What’s the one thing all teachers share in common? We all believe in the transformative power of learning–correct! We all care about seeing our students succeed in the world–correct, again! What’s one other trait we share? We’re optimists!
Before you think, “Wait a minute, I’ve known teachers who aren’t optimists,” let me explain. The nature of teaching, like designing a building, is by its very nature an act of optimism and faith in the future. In order to do what we do every day in the classroom, we have to believe. Sometimes that requires a conscious effort. Good teachers must choose optimism.
There’s A Difference!
Of course, any job requires optimism in a basic sense. If you are a store manager, a clerk, a nurse, or a software engineer, you must be positive and hopeful. You must believe that what you’re doing every day makes some small difference to someone, somehow. Yes, sometimes you do need to pump yourself up.
There’s a big difference, however, between pumping yourself up when your workplace is a laptop or a small team of like-minded adults, and when you’re standing in front of a room full of teenagers with all kinds of problems and issues that you cannot even begin to understand.
In my classroom teaching days, I often felt like a cheerleader. Maybe you know that feeling. I realize now, years later, that I was doing it all wrong. If more of my curriculum had been student-centered, project-centered, and based on real-world assignments, I wouldn’t have needed to cheer my students on every day.
Not that I was a cheerleader every day. One of my most successful moments as a teacher was arranging a poetry reading for my students at a local bookshop. It was so rewarding to see them engaged in their writing because it was for a real audience, and I wish I’d done a lot more of that.
Still, if we’re being honest, even the best teachers sometimes have to play cheerleader. It’s hard. It takes a toll, day in and day out, to stay optimistic and project that optimism to your students.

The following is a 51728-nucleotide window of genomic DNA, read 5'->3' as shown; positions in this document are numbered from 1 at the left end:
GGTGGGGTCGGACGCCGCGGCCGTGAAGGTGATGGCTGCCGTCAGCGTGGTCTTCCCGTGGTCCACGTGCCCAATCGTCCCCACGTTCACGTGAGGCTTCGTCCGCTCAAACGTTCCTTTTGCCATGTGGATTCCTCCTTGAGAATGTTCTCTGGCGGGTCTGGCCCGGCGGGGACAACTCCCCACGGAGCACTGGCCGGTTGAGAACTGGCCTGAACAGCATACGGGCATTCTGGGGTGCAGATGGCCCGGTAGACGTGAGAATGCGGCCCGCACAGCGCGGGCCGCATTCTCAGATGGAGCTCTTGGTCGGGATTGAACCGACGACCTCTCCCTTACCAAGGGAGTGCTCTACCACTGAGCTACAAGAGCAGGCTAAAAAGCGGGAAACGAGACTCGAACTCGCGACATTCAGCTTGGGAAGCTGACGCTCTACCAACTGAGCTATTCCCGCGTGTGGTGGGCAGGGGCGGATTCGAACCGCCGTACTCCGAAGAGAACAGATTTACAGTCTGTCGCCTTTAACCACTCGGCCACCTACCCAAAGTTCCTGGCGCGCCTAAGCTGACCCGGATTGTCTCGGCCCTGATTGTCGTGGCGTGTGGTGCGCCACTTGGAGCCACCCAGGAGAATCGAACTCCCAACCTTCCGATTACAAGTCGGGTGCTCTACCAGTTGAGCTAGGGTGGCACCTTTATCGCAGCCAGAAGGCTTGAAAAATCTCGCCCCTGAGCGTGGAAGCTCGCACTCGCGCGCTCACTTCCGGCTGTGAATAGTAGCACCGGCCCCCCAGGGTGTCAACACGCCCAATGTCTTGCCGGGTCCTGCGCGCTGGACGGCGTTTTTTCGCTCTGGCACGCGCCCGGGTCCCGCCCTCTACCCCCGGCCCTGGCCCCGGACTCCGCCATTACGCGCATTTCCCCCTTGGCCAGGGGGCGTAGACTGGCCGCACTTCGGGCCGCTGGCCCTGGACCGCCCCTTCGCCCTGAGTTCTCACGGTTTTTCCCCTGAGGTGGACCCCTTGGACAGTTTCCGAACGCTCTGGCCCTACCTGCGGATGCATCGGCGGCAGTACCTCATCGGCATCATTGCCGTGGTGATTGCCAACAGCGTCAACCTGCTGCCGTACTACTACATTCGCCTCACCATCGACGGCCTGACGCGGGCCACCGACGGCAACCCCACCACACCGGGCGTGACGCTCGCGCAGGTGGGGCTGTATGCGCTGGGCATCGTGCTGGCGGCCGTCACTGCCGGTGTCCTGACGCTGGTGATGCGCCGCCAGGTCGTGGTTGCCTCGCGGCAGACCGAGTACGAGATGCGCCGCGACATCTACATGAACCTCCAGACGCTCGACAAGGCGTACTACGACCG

The Counselor Who Wasn’t a Counselor
Anyone who’s spent time in the classroom knows that every teacher, sooner or later, might find himself or herself playing the role of the social worker/counselor with students who, for valid reasons, are unable to achieve. I found myself, many times over the years, trying to carry the load of optimism for myself and for troubled, disengaged students.
I recall with sadness a girl in my freshman English class, years ago. She was shy, hid her face behind her long hair, and tried her best to sink down into her chair and become invisible. One day, she just stopped coming to class, and I wondered why.
After talking to her one morning before school, I realized she was clearly clinically depressed. She could manage the motivation to make it to school in the mornings, but by the afternoon, she was just done. She went home and tried to sleep it all away, and her parents didn’t seem to care.
I found myself trying to cheer-lead and encourage her to come to class and do enough work to pass. Of course, you can’t encourage someone out of depression, but that didn’t stop me from trying. As teachers, we sometimes carry the burden of keeping ourselves positive, enthusiastic, and hopeful, and we sometimes try to take on the extra weight of our students.
So with all the pressures we deal with every day, and the reasons not to stay positive (pressure from administrators, classroom behavior problems, workload), how can we manage to hold onto the optimism we need to bring to the classroom every day?
- Pay attention to your own mental health. I can’t stress this enough. This job can contribute to depression or anxiety disorders. Get help if you need it.
- Force yourself to have outside interests, things you’re “Into.” I know, I know, you’ll say you don’t have time. Make the time. People usually make the time to do the things they really want to do, don’t they?
- Stay inspired by something larger than yourself. If you’re a member of a faith community, or some other support community, you need them now, more than ever. Don’t get “too busy,” or you’ll regret it.
- Professional Development–Insist on it. You absolutely MUST keep growing and adding to your skill set. Attend conferences, develop a personal learning network, and join online professional development communities that give you opportunities to keep learning.
- Disengage from negative peers. There’s a difference between someone who needs to vent every now and then, and someone who moans and complains every day. Don’t sit at his or her lunch table. Say “mmm, hmm,” and walk away when they start griping. Seriously, life is too short, and you need people who bring you up, not down. Giving them an audience isn’t doing them any favors, either.
How do you stay optimistic and positive?
So what helps you maintain the positive attitude and enthusiasm to go in there every day and teach? Your suggestions just might help someone else, too.
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